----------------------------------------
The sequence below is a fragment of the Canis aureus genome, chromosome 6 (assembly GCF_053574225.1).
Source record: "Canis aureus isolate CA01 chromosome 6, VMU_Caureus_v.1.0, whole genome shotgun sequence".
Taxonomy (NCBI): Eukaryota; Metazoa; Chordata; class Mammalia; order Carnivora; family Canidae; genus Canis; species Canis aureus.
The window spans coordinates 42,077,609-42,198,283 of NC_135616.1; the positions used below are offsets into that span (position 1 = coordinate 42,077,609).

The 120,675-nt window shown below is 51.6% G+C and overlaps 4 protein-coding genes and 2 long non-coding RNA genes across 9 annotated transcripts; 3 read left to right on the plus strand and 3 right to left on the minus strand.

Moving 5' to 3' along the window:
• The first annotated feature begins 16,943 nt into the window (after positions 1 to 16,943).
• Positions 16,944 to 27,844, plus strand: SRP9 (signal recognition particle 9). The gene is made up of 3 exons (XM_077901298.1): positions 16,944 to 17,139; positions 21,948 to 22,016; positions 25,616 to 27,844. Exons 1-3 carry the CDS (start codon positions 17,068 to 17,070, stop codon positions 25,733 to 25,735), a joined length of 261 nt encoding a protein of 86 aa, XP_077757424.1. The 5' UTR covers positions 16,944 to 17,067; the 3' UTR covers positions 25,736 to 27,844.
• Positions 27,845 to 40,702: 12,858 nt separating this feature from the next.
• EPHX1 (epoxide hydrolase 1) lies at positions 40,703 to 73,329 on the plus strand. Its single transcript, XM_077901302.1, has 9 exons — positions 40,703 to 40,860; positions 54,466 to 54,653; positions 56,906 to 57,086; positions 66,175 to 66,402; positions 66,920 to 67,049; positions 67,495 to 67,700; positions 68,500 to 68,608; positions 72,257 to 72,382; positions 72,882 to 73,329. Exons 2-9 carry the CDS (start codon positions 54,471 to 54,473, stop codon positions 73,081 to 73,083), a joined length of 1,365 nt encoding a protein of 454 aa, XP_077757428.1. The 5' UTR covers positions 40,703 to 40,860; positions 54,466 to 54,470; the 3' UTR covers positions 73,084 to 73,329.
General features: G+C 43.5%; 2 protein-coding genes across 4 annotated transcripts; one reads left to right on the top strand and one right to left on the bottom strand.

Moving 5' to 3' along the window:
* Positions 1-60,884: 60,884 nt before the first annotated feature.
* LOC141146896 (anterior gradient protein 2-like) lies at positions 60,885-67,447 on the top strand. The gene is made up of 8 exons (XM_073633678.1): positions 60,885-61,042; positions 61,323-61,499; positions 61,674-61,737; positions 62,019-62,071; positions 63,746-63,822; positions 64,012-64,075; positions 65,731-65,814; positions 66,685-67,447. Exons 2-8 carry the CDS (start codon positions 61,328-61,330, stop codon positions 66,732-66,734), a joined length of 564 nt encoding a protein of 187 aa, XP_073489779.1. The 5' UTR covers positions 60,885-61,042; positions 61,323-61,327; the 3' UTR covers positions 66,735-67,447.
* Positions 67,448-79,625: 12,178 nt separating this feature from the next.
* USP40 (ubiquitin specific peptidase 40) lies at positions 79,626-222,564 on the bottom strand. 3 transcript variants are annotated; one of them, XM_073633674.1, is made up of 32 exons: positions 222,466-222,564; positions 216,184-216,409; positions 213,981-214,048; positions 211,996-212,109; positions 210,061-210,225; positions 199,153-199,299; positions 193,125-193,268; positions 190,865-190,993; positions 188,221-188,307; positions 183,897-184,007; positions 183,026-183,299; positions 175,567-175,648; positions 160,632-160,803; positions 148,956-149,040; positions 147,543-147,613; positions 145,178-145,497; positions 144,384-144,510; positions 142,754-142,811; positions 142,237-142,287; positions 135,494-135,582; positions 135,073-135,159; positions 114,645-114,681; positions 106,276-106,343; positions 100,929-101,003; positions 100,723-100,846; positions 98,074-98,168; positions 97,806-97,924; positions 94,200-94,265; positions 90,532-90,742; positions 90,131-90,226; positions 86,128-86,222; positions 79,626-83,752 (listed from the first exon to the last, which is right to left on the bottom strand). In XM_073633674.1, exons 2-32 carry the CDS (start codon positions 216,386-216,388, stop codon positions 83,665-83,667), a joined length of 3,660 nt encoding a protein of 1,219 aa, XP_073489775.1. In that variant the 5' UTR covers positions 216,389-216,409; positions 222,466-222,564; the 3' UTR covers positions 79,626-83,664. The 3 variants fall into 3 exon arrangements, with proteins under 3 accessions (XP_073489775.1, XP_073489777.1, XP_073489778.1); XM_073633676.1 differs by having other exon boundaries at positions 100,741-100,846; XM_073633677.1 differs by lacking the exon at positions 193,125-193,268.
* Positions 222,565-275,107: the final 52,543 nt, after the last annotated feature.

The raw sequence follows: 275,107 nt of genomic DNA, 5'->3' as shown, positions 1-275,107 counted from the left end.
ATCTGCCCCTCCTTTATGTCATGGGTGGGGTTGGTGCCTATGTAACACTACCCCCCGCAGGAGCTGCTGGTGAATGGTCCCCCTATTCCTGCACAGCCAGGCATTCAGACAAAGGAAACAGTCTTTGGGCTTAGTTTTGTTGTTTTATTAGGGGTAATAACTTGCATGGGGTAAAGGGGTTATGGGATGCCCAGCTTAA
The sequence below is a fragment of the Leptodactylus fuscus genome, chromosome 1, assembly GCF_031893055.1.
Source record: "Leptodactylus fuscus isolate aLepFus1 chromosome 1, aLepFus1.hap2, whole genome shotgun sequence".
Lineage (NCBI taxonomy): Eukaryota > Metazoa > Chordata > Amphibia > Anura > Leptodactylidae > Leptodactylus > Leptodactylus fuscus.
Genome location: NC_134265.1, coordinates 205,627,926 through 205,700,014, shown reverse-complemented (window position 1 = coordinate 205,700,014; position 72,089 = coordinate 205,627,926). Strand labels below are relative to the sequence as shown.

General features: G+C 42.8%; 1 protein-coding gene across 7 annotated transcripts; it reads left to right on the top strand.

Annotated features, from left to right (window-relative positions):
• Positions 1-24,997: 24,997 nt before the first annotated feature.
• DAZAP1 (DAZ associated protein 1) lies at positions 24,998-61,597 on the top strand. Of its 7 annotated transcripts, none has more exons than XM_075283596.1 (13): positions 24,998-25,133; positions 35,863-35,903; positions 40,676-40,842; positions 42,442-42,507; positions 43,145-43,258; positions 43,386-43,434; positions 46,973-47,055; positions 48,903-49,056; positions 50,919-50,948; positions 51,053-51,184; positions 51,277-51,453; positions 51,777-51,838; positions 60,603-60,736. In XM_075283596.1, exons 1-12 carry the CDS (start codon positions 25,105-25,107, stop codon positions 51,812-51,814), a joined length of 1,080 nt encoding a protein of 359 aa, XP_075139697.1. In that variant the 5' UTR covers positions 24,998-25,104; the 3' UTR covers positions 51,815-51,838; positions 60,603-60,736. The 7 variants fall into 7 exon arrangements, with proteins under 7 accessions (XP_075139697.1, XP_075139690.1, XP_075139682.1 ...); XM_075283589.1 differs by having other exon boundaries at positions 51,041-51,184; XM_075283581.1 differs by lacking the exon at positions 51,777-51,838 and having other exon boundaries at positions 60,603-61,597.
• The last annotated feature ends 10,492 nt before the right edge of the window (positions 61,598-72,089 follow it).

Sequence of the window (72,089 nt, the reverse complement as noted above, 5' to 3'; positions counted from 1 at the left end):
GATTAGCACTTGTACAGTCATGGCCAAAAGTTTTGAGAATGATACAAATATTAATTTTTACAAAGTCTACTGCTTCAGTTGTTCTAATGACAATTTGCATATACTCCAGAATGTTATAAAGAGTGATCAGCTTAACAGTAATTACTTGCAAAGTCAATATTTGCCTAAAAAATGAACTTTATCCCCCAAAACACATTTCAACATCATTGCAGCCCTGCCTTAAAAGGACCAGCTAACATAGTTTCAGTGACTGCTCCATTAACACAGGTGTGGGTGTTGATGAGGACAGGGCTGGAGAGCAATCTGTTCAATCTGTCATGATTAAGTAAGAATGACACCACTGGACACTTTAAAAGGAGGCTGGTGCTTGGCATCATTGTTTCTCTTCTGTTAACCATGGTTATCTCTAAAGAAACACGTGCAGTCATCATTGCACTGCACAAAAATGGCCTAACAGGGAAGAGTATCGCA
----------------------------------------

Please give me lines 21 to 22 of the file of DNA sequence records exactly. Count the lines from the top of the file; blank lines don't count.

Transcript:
Source record: "Leptodactylus fuscus isolate aLepFus1 chromosome 1, aLepFus1.hap2, whole genome shotgun sequence".
Lineage (NCBI taxonomy): Eukaryota > Metazoa > Chordata > Amphibia > Anura > Leptodactylidae > Leptodactylus > Leptodactylus fuscus.